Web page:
“When we say agriculture, we think green and plants and land, it sounds very sexy. But the reality is that agriculture is one of the major contaminants in the world, both in terms of groundwater contamination and greenhouse gas emissions,” says Rafi Levi. “And fertilizers are the No. 1 contaminant in agriculture.”
Levi is the CEO and cofounder of DOTS (Data of the Soil), an Israeli startup bent on helping farmers cut down on the use of excess fertilizers by providing them with real-time monitoring of fertilizer in the soil.
This can save them a lot of money and, of course, protect the environment.
“DOTS was founded by two professors and one PhD at Ben-Gurion University of the Negev. The idea came up eight or nine years ago, when a student – today the PhD – began his MA and then his doctorate. Together with his professors, he wanted to examine how to reduce the pollution of groundwater,” Levi, the fourth cofounder, tells ISRAEL21c.
“The No. 1 contaminant of groundwater is excess fertilizer, which continuously leaches downward until it reaches the groundwater reservoirs,” he notes. “The reason for these excess fertilizers is that there’s no technology to continuously monitor their levels in the soil prior to each fertigation cycle.”
For lack of a direct, continuous monitoring solution, farmers try to deduce the fertilizer content in the soil by measuring salinity and electric conductivity.
“Because there’s no monitoring technology, the farming policy is ‘better safe than sorry,’ because deficits in fertilizer can ruin an entire season while excess fertilizer is just a monetary loss farmers are willing to absorb for optimal yield,” says Levi.
DOTS developed an innovative technology for real-time, continuous monitoring of fertilizer in the soil. More fertilizer is added only in the quantity needed.
“We extract a porewater solution from the soil and run it through spectral analysis, or electro-optical analysis, there at the ground level – and then we transmit the data to our cloud system where we segregate the various contaminants in the soil water solution and see the nitrate-based fertilizer,” he says.
“What my partners did was to develop the missing technology. We don’t have to measure periphery data and assess fertilizer levels – we directly measure the real thing. Presently, to the best of our knowledge, we’re the only company that enables soil-level, continuous real-time direct fertilizer data.”
Founded in 2021 and now with a team of 10 people in Beersheva, the company is starting a seed round and is moving from the demonstration level to a mass-produced product, which it plans to launch in about a year’s time.
DOTS tested the system in beta sites in Israel and plans to market the product primarily in the United States and Europe.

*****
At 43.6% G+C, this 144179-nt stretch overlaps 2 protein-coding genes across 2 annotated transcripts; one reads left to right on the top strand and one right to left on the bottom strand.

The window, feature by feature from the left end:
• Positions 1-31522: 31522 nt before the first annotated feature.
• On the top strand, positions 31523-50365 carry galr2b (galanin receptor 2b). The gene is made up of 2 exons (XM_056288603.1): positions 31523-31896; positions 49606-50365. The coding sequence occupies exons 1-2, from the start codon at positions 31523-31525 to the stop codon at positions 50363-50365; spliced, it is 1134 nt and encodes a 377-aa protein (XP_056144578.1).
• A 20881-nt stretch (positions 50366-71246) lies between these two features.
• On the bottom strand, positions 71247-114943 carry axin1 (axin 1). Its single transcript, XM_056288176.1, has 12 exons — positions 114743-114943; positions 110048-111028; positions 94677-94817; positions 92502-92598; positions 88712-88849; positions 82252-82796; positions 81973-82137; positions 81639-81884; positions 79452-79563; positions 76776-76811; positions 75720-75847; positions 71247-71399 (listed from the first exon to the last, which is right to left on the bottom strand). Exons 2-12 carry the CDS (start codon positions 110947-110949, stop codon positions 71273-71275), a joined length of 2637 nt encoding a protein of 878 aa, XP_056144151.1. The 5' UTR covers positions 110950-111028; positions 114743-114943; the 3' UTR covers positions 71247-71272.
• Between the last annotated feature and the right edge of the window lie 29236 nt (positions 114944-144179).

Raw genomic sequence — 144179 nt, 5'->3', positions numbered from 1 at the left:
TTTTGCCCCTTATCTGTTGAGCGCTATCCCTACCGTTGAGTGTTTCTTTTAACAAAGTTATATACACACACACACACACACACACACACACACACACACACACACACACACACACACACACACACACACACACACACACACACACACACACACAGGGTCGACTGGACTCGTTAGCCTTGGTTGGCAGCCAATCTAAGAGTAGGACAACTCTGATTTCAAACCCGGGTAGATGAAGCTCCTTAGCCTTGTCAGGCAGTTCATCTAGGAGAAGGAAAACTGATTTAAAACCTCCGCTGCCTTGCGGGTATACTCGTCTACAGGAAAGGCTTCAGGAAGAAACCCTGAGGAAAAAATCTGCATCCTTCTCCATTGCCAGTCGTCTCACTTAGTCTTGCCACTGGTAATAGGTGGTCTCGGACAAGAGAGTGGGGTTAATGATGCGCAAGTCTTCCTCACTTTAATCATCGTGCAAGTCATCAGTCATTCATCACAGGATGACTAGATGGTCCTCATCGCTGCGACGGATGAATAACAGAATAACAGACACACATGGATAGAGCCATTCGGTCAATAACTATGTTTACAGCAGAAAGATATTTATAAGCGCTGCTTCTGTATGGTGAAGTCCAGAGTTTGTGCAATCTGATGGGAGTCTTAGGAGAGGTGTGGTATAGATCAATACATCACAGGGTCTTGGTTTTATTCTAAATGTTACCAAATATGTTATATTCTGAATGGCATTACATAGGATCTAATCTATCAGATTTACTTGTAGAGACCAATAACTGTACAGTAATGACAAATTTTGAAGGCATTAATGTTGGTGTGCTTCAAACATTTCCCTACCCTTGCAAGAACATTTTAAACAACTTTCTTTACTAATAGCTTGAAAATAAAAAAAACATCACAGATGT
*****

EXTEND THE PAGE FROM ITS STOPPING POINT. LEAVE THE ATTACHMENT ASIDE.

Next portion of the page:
Hard to believe
One of the biggest challenges, Levi says, has been to overcome farmers’ skepticism.
“In the past, quite a few companies that said that they found a solution for this faded away or just found the bypass estimations. When we come to farmers and say that we have a solution that measures fertilizer levels they find it hard to believe.”
Proving the system works takes a full season.
“When a farmer says, ‘Show it to me,’ and we put the system in his farm, he says, ‘Okay, let’s talk at the end of the season and see the results.’ We have three to five months without any progress on our end. But at the end of such demonstration periods all the people we demonstrated to showed interest in becoming clients.”
Levi explains that farmers struggle with a dilemma: On the one hand, government regulations are increasingly limiting fertilizer application thresholds to reduce pollution of groundwater. On the other hand, reducing fertilizer application too much can affect crop yields.
The DOTS solution allows them to take the equation down to dollars and cents. After all, says Levi, the best way to incentivize farmers to save the world is to save them money.
“The prevailing number worldwide of over-application of fertilizers is 40 percent. We’re talking a $200 billion-a-year market, with $80 billion wasted. And this is where we come in. Once our systems are deployed, these $80 billion can be eliminated and brought back to the table. By making the farmer earn more, we’re leading to environmental protection.”
Fertilizer and seed companies, which set the guidelines on how much fertilizer to apply to each kind of crop, also have great interest in the ability to properly monitor fertilizer levels in the ground and give an optimized solution.
The norm of monitoring
DOTS is now installing its first systems in the United States, targeting controlled environments such as greenhouses and open fields watered by pressure- or drip-irrigation.
“We see ourselves as the benchmark or norm of monitoring. Once the industry realizes that there’s a working solution, pretty much every stakeholder in the industry will benefit. The farmers will save, the agronomists will give better data-driven service and the fertilizer and seed companies will give better services because they’ll be optimized,” says Levi.
“Because we’re a disruptive technology, there are no losers. Everyone can benefit here.”
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